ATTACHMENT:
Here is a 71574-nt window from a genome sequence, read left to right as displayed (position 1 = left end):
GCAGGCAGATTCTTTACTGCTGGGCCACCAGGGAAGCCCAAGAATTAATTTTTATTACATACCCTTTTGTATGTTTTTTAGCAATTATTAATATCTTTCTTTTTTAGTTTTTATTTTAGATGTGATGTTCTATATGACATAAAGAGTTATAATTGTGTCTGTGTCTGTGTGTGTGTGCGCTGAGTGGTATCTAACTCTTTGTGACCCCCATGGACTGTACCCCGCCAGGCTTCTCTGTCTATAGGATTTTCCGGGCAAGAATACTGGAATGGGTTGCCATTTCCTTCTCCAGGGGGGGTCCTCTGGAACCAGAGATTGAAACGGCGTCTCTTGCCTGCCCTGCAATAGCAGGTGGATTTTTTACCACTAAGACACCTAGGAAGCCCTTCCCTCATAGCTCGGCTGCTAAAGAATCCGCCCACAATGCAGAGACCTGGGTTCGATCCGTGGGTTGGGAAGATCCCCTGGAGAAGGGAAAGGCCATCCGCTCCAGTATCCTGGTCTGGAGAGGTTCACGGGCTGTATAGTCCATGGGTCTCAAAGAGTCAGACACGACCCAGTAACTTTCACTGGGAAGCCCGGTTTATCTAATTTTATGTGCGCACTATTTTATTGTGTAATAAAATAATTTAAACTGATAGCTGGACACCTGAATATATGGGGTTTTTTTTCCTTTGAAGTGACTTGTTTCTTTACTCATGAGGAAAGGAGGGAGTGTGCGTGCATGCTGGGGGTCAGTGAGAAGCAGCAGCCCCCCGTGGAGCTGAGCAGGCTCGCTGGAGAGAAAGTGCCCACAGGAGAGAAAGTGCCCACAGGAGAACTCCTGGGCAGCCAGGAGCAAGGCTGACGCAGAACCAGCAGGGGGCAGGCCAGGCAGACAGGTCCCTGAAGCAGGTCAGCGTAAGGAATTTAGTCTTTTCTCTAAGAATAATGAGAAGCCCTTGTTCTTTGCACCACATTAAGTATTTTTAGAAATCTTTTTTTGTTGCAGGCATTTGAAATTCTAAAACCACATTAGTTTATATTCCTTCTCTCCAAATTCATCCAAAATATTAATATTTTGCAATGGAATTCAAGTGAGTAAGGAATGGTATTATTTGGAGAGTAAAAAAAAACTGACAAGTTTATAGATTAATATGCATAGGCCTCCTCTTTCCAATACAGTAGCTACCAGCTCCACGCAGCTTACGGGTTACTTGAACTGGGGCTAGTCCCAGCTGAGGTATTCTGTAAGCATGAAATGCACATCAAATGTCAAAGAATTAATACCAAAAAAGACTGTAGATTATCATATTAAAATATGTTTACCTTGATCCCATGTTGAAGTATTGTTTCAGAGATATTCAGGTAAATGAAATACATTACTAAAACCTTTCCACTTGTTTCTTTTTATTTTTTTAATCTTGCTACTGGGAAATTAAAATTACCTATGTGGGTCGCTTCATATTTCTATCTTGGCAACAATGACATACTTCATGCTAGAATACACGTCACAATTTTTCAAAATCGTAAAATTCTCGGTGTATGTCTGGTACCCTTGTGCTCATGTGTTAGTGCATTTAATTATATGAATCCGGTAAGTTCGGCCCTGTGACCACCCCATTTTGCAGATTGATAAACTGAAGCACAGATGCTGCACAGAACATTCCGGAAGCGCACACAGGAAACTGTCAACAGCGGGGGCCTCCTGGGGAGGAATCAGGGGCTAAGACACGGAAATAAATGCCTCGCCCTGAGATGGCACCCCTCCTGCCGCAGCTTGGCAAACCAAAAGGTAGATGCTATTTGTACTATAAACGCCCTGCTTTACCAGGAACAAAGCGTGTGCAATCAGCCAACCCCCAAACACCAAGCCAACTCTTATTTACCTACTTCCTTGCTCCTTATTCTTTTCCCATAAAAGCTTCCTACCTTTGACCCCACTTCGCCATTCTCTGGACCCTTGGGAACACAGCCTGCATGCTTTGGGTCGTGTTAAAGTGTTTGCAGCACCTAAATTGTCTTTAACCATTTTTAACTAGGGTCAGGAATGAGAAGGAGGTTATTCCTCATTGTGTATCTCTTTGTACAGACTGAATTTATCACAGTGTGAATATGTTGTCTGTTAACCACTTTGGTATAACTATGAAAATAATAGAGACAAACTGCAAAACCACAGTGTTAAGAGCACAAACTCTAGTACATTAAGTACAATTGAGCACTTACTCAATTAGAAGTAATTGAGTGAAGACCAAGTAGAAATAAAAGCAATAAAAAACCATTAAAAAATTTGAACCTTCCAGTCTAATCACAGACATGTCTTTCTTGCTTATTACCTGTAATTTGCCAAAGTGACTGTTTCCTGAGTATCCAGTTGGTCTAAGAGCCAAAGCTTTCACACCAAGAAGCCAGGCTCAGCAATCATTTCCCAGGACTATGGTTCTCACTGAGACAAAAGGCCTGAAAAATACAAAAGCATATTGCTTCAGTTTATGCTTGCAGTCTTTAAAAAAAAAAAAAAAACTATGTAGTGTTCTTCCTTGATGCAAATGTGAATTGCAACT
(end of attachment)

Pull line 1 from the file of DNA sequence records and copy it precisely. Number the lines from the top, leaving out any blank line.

Here is a 71574-nt window from a genome sequence, read left to right as displayed (position 1 = left end):